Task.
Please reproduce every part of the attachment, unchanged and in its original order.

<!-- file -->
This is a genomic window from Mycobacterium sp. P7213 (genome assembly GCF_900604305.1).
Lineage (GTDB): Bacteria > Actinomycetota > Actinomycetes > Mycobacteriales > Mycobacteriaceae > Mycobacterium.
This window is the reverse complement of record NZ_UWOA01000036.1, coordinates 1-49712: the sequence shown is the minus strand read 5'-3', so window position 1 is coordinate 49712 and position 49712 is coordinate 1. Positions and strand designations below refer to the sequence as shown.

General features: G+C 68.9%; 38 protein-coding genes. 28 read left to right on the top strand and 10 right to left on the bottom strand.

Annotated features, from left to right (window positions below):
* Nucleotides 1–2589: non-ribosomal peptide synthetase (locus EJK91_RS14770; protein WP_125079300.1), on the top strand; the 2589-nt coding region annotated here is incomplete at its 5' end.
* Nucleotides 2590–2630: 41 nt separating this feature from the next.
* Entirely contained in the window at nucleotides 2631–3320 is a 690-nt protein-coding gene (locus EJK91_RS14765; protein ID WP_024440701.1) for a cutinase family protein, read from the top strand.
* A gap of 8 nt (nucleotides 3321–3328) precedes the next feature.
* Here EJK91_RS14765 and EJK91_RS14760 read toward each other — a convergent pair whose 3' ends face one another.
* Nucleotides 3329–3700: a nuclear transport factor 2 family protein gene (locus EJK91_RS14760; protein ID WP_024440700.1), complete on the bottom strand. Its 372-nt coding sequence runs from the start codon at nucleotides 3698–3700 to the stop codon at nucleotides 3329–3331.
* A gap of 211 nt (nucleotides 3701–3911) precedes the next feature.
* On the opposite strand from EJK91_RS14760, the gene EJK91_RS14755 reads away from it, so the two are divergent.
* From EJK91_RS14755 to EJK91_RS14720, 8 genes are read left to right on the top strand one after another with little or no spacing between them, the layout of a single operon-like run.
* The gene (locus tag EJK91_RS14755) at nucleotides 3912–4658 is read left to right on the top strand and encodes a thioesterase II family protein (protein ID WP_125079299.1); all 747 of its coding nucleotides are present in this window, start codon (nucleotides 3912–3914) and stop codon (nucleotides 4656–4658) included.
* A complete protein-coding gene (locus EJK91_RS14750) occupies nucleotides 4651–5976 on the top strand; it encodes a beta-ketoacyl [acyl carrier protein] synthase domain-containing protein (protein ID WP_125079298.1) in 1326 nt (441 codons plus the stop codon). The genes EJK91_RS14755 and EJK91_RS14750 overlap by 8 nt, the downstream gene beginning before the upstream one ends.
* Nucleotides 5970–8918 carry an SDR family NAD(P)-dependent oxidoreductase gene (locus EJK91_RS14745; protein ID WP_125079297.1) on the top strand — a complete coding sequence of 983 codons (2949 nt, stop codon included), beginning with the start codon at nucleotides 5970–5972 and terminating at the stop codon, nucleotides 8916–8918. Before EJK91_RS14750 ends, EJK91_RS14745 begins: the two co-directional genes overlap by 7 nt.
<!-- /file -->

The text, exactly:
This is a genomic window from Mycobacterium sp. P7213 (genome assembly GCF_900604305.1).
Lineage (GTDB): Bacteria > Actinomycetota > Actinomycetes > Mycobacteriales > Mycobacteriaceae > Mycobacterium.
This window is the reverse complement of record NZ_UWOA01000036.1, coordinates 1-49712: the sequence shown is the minus strand read 5'-3', so window position 1 is coordinate 49712 and position 49712 is coordinate 1. Positions and strand designations below refer to the sequence as shown.

General features: G+C 68.9%; 38 protein-coding genes. 28 read left to right on the top strand and 10 right to left on the bottom strand.

Annotated features, from left to right (window positions below):
* Nucleotides 1–2589: non-ribosomal peptide synthetase (locus EJK91_RS14770; protein WP_125079300.1), on the top strand; the 2589-nt coding region annotated here is incomplete at its 5' end.
* Nucleotides 2590–2630: 41 nt separating this feature from the next.
* Entirely contained in the window at nucleotides 2631–3320 is a 690-nt protein-coding gene (locus EJK91_RS14765; protein ID WP_024440701.1) for a cutinase family protein, read from the top strand.
* A gap of 8 nt (nucleotides 3321–3328) precedes the next feature.
* Here EJK91_RS14765 and EJK91_RS14760 read toward each other — a convergent pair whose 3' ends face one another.
* Nucleotides 3329–3700: a nuclear transport factor 2 family protein gene (locus EJK91_RS14760; protein ID WP_024440700.1), complete on the bottom strand. Its 372-nt coding sequence runs from the start codon at nucleotides 3698–3700 to the stop codon at nucleotides 3329–3331.
* A gap of 211 nt (nucleotides 3701–3911) precedes the next feature.
* On the opposite strand from EJK91_RS14760, the gene EJK91_RS14755 reads away from it, so the two are divergent.
* From EJK91_RS14755 to EJK91_RS14720, 8 genes are read left to right on the top strand one after another with little or no spacing between them, the layout of a single operon-like run.
* The gene (locus tag EJK91_RS14755) at nucleotides 3912–4658 is read left to right on the top strand and encodes a thioesterase II family protein (protein ID WP_125079299.1); all 747 of its coding nucleotides are present in this window, start codon (nucleotides 3912–3914) and stop codon (nucleotides 4656–4658) included.
* A complete protein-coding gene (locus EJK91_RS14750) occupies nucleotides 4651–5976 on the top strand; it encodes a beta-ketoacyl [acyl carrier protein] synthase domain-containing protein (protein ID WP_125079298.1) in 1326 nt (441 codons plus the stop codon). The genes EJK91_RS14755 and EJK91_RS14750 overlap by 8 nt, the downstream gene beginning before the upstream one ends.
* Nucleotides 5970–8918 carry an SDR family NAD(P)-dependent oxidoreductase gene (locus EJK91_RS14745; protein ID WP_125079297.1) on the top strand — a complete coding sequence of 983 codons (2949 nt, stop codon included), beginning with the start codon at nucleotides 5970–5972 and terminating at the stop codon, nucleotides 8916–8918. Before EJK91_RS14750 ends, EJK91_RS14745 begins: the two co-directional genes overlap by 7 nt.